The ResearchED Guide to the Curriculum: An evidence-informed guide for teachers

The curriculum is a ‘hot’ topic right now. I have been head of department for only a year or so and my perception has been that for much of that time, issues around the curriculum have been common threads in public discourse within education.

The school-based discussions I have been part of on the subject have been predominantly shaped by our shared initial understanding of the requirements of the new Ofsted framework. Within my first few months in post, for example, we were treated to a full 360 of the department and naturally the curriculum loomed large in the discussions I was part of. Predictably, intent, implementation and impact were three words that were used heavily. I found myself wanting to dig deeper than a three-column pro forma and questionable ‘intent statements’ (which Ofsted themselves state are unnecessary) to discover work by thinkers who have already trodden this path and read more widely around this topic than myself. It was in this context that I opened the ResearchED Guide to the Curriculum for the first time.

Somehow this book left me feeling more connected to the reason I became a teacher: to help impart knowledge for its own sake and on its own merits. The chapters are short and accessible and each presents a unique perspective, with a variety of theoretical perspectives represented. Two key points for this post:

The place of cognitive science. Some key practices have gained prominence within education in recent years and with good reason. These can be powerful and should be pursued. There is a risk that tightly defined concepts such as retrieval practice and spacing that are defined by research become nebulous buzz-words (I was recently told in some external CPD that “the most important thing is that you decide what interleaving means to you in your context” – a point premised on the idea that the word is already too ubiquitous within education to possibly retain its original specific meaning) but this should be resisted at all costs since the power of these elements of practice lay in their specificity. Powerful as cognitive science is, however, its concepts and techniques must not be seen to take the place of subject-specific pedagogical knowledge itself. In my current setting, most of our team don’t hold maths-majority degrees and half of our staff have qualified within the past five years. We are a determined bunch who take our own CPD seriously, however were we to drop our focus on maths itself during our department meetings in favour of talking only about interleaving or retrieval for example, our practice and our students would be the poorer for it. Cognitive science is not a silver bullet and cannot replace a deep understanding of the curriculum within your own discipline.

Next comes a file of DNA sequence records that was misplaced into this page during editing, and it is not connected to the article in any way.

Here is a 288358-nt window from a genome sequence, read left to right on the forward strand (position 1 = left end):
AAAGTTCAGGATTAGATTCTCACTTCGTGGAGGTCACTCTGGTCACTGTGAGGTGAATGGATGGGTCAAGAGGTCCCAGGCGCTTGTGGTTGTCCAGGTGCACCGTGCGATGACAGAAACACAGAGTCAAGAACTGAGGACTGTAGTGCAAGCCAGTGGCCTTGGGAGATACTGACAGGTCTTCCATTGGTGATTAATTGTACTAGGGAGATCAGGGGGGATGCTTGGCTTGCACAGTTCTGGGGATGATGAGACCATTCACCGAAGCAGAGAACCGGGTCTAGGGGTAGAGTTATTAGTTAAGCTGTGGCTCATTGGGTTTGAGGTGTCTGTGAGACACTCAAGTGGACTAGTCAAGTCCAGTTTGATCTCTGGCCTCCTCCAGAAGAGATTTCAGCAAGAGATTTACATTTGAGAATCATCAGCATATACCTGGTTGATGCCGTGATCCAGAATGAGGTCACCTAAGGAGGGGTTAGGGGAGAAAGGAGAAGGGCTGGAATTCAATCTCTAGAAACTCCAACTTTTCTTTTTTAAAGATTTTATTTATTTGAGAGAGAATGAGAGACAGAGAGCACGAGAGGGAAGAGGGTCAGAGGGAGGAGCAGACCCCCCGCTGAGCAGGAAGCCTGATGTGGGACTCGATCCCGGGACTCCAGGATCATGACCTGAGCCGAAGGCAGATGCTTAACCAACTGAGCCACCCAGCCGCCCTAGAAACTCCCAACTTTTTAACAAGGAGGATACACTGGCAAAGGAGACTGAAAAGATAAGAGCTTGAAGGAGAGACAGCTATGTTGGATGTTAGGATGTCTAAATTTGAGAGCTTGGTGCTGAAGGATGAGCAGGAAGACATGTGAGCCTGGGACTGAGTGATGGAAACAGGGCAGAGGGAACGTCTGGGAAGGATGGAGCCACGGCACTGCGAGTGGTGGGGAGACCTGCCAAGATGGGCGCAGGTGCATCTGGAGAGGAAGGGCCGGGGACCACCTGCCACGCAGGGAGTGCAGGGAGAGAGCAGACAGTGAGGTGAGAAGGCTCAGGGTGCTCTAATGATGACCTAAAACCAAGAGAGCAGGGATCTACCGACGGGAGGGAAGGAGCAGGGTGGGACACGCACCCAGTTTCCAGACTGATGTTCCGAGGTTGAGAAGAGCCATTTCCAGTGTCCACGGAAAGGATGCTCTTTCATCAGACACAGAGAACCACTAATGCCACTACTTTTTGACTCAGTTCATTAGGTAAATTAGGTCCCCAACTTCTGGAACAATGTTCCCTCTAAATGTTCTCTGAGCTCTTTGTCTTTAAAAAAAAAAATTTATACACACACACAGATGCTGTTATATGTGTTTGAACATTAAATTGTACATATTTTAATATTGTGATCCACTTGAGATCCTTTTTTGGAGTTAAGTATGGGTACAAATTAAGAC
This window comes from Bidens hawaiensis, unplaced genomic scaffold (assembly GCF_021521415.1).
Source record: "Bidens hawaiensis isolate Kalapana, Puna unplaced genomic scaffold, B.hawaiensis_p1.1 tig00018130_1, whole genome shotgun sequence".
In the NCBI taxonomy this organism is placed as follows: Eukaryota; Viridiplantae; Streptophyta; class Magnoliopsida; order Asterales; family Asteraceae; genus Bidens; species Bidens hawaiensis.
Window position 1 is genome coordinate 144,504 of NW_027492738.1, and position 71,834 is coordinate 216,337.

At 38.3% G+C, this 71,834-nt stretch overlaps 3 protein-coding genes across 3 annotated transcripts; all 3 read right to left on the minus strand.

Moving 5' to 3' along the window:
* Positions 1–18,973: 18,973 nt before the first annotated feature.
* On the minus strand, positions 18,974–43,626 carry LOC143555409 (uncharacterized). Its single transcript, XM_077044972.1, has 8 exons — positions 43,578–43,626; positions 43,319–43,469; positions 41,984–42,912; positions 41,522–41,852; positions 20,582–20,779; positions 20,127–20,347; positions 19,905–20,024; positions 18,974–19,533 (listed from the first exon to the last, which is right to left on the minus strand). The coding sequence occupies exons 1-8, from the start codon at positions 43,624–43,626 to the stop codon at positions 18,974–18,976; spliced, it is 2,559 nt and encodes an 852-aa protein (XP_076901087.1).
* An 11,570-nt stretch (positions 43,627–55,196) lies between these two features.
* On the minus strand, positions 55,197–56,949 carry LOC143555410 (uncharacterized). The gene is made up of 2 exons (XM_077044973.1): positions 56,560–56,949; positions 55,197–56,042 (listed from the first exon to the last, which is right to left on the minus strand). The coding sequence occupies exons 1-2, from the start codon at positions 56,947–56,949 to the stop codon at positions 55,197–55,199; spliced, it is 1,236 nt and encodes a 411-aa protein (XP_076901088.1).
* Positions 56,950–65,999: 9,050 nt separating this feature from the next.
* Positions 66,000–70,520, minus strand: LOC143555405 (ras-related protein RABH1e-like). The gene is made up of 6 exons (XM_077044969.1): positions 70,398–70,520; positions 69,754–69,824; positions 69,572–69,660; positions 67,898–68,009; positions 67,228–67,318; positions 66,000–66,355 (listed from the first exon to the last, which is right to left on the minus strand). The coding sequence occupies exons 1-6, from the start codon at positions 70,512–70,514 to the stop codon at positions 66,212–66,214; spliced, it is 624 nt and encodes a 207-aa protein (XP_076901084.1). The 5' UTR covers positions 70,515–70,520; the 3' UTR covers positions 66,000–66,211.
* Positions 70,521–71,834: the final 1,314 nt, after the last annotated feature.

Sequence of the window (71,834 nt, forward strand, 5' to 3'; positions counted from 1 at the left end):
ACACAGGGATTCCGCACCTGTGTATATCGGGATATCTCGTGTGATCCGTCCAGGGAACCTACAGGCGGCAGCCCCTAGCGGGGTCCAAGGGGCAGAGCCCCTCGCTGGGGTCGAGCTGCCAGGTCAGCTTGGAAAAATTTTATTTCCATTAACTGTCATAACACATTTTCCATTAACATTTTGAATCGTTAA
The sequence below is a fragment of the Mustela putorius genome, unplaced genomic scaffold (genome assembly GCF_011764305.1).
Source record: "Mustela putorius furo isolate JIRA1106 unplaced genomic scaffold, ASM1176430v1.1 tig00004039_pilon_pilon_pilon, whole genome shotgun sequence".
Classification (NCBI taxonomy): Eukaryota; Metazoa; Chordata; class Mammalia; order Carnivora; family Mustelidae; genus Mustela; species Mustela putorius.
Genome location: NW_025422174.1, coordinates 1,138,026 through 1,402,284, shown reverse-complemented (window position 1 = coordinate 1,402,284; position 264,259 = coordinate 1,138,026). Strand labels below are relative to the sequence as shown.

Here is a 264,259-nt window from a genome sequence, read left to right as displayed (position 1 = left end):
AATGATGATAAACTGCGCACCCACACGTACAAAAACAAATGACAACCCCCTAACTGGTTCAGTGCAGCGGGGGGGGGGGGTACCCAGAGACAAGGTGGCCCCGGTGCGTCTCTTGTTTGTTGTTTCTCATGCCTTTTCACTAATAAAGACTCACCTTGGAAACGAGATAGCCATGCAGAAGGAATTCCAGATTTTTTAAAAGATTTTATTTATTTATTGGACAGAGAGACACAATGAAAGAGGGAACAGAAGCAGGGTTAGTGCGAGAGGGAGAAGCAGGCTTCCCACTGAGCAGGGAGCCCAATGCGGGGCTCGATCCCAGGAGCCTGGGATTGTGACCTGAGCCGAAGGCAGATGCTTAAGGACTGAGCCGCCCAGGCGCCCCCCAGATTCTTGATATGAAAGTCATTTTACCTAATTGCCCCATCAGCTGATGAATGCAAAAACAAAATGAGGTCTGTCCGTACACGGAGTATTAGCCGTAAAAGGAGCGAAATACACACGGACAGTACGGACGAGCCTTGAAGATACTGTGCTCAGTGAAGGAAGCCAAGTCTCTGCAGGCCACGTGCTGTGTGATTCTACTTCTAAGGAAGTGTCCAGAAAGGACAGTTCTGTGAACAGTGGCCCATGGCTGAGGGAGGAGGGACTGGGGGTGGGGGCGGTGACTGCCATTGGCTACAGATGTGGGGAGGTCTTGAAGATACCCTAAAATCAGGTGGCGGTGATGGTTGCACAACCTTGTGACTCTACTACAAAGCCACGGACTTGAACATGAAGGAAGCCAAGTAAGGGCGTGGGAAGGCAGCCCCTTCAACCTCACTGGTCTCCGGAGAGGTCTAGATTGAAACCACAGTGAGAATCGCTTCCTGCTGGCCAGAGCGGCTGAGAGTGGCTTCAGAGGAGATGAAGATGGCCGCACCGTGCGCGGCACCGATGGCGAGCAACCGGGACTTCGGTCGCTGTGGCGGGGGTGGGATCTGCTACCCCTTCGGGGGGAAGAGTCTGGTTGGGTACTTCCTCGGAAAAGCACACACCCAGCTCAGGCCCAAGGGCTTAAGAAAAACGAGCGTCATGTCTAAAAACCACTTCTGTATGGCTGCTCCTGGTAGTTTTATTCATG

The community of practice. A common thread running through many chapters was that subject disciplines transcend individual institutions. This sounds like an obvious thing to say: I am well aware that mathematics is bigger than my school. Yet is this how I behave in the way in which I engage with the mathematical community? Do I engage with the broader community at all beyond my cosy bubble of local heads of maths who regularly get together to support one another? Thinking about how practitioners can know that they are teaching the best possible material in the best possible way, for example, it seems obvious that institutions who have developed an authority within a subject discipline should have a role to play in helping heads of departments like me, for example, to make decisions.

This was one of the most surprising things to come out of my first reading of this book (I am sure I will be back for a second reading again soon enough): I have re-joined the Institute for Mathematics and its Applications and the Chartered College of Teaching and I’m looking into membership with either the Mathematical Association or the Association of Teachers of Mathematics, too. This is not to say that the self-directed CPD I get almost every day on Twitter isn’t valid. But why leave it to chance that I will happen to catch the best of what has been thought and said as I casually scroll through my timeline at the end of a working day? There is a whole community of mathematicians and mathematics teachers out there who I would benefit from engaging with. I read regularly into research on leadership, evidence-informed practice and cognitive science. But how often to I engage with research on the subject matter I am actually teaching day in day out?